There’s still time to get answers

Who will be the next Prime Minister? In five days, that question will be answered.

Last Thursday the Orono Weekly Times sponsored an All Candidates Meeting. Despite being organized in a short timeline, I think it went well. I by no means did it all and am very grateful to those who helped. The goal was to have candidates tell us about themselves, what is important to them and what their party has planned for Canada over the next four years.

We had a lot of questions submitted, many asking the same thing. We chose not to direct questions to a specific candidate, but for them to all answer the same one.


Gotta eat

Next to climate change, one of the main issues shaping the current federal election campaign is affordability. I have heard this from candidates and it has repeatedly been a lead ing concern for Canadians in opinion polls.

It shouldn’t come as a surprise that every political party promises to focus on housing affordability, which affects every generation. But what about food affordability?

A recent Angus Reid Global survey, done with the support of Dalhousie University’s Agri-Food Analytics Lab, found that 60 per cent of Canadians polled believe food security and food prices deserve more attention during election campaigning. The concern is consistent across all demographic groups.


Just vote

We have all heard the saying “if you don’t vote, don’t complain”. Or something to that effect.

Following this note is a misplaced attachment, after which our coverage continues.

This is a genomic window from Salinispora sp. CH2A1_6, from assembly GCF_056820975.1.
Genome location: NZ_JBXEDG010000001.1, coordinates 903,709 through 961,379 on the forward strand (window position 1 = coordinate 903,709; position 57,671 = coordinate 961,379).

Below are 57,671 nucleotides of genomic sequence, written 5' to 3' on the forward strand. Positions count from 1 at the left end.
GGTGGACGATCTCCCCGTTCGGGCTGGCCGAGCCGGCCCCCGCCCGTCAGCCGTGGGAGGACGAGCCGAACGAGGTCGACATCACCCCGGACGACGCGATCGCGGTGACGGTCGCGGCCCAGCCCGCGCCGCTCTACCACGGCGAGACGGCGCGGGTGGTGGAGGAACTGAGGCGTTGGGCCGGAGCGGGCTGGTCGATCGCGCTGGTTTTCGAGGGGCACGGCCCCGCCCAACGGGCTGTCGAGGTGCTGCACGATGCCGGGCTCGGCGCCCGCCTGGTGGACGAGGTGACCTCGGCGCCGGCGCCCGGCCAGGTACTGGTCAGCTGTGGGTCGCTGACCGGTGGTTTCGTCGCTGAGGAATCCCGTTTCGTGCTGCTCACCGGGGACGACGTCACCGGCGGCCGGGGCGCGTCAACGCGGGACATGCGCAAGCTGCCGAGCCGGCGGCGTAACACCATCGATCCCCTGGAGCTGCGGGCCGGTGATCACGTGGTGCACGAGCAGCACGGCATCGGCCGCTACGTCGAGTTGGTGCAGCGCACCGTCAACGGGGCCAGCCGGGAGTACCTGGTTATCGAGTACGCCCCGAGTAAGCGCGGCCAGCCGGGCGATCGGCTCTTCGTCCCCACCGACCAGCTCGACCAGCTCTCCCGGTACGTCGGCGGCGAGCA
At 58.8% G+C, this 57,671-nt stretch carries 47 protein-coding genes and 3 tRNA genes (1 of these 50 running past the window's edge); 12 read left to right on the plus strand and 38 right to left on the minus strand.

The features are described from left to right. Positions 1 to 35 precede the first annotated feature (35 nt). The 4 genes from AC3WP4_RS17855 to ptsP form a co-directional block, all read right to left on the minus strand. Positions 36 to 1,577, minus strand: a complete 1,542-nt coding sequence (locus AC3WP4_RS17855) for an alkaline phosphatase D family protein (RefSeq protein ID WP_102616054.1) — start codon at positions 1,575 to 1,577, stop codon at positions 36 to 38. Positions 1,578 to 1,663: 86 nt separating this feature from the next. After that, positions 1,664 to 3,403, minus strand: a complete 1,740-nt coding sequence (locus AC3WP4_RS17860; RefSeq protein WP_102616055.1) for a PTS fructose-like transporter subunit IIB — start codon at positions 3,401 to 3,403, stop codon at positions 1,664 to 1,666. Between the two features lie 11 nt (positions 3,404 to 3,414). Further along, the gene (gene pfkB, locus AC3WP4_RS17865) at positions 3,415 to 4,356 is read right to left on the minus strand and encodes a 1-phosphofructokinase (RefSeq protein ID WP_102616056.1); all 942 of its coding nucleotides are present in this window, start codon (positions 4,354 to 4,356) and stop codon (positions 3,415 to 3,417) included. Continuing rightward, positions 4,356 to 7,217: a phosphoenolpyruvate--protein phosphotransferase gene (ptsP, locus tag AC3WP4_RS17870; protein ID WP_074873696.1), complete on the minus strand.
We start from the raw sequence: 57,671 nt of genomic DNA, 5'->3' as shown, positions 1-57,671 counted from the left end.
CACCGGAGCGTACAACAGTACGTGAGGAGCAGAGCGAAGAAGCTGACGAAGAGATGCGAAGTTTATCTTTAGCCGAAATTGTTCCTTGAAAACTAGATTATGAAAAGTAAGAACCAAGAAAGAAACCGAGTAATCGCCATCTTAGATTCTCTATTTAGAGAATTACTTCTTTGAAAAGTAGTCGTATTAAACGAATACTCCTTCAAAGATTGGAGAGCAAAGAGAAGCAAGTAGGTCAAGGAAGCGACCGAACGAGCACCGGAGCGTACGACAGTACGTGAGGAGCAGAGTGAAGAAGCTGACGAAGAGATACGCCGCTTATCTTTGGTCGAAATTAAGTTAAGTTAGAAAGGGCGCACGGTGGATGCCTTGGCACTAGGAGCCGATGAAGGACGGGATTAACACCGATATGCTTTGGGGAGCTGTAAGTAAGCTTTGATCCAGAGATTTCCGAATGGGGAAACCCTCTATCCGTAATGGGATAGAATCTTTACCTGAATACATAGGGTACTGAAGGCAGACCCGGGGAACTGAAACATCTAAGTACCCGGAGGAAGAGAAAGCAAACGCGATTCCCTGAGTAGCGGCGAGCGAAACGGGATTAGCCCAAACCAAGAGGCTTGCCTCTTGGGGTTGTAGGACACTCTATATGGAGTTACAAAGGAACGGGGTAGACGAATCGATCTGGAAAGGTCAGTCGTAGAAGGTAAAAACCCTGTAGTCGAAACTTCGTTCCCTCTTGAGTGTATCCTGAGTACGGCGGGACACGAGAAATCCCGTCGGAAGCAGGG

Voter turnout has been on a downward spiral since the first federal election in 1867. In 1867, the population of Canada was 3,230,000 and with 361,018 eligible voters, 268,387 Canadians cast their vote.

According to Elections Canada: the average voter turnout for Canada’s general elections since 1867 has been 70.7 per cent; the highest voter turnouts were in 1958, 1960, and 1963, when voter turnout was over 79 per cent; the lowest voter turnout on record was in 2008, when voter turnout fell to only 58.8 per cent. Voter turnout in the 2011 federal election, at 61.4 per cent, was the third lowest in Canadian history and voter turnout rose sharply in the 2015 federal election to 68.5 per cent, the highest turnout since 1993.


Do your homework

In less than four weeks Canadians will be casting their vote choosing our next federal government. What is more important to you – A party’s stance on a particular issue? The party’s leader? Or your local candidate?

When determining how you will vote, what are the issues that hit home – for you?

There is a lot to consider – Taxes, Economy and affordability, Jobs & Skills training, Deficits and debt, Health, Pharmacare, Energy, Climate change and environment, Indigenous affairs, Immigration & Refugees, National defence, Public safety & National security, International development, Infrastructure, Retirement & Seniors, Housing, Education, Child care, Agriculture, Foreign affairs, International trade, Justice, Youth, Democracy & Governance, Veterans and Arts & Culture.


It pays to speak up

This past Monday council ratified and passed two very important motions in what many landowners are hoping will fix the proposed rezoning of rural properties extending environmentally protected areas.

These motions were passed at a joint committee meeting three days before the third ‘town hall’ style meeting hosted by the landowner volunteer group Rezoning Clarington. The motions were well received and many thought it was a good step in the right direction.